In 2013, at least 45 people died by suicide, according to the territory's chief coroner.That's the highest number recorded since the territory was created in 1999.
Nunavut's suicide rate is also 13 times that in in the rest of Canada, according to Nunavut social researcher Jack Hicks.
But young people who want help say they're not satisfied with the services that are available.
One young woman told CBC News she went to the local health centre for help, but was directed to the church. Then the church directed her back to the health centre.
Linda Airut says the same thing happened to her. She is from Igloolik but now lives in Toronto.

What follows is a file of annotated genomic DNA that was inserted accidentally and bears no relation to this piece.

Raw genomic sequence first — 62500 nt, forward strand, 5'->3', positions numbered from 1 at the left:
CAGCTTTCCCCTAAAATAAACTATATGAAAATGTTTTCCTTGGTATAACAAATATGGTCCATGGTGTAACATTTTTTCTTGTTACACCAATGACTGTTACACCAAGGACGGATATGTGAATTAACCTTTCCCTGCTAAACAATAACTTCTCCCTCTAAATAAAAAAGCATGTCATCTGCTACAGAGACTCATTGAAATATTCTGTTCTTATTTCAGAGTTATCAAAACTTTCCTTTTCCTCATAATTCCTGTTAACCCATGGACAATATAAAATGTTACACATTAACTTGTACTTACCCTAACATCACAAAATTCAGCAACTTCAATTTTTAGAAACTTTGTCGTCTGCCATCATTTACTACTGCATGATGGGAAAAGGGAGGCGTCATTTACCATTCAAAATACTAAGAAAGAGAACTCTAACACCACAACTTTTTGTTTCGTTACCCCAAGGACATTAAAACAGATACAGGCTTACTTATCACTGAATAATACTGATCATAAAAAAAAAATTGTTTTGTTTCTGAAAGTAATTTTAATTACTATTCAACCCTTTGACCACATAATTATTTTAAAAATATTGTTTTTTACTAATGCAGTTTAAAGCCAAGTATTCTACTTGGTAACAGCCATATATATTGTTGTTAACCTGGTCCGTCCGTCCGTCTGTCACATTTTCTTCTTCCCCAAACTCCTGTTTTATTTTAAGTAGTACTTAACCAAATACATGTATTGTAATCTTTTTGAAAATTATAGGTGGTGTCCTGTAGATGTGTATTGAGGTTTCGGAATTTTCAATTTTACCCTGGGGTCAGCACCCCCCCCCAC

"They only wanted to report the cops on me. I didn't want to talk to the cops," Airut said. "They wanted to help only if there was something serious, like cut my arm or something, like they would want to see if I'm mentally ill."
Kelly Fraser, who is from Sanikiluaq and now lives in Cape Dorset, said she got support after her father took his life.
She says she developed a trusting relationship with that counsellor, but then he moved away.
Elders have also been helpful, but Fraser said that when some young people try to get professional help, it's not always available.
"If it's someone that isn't equipped or professionally trained with that kind of thing, then I wouldn't feel comfortable being directed," she said.
CBC News asked to speak to Nunavut's Department of Health but a spokesperson said no one was available at the time.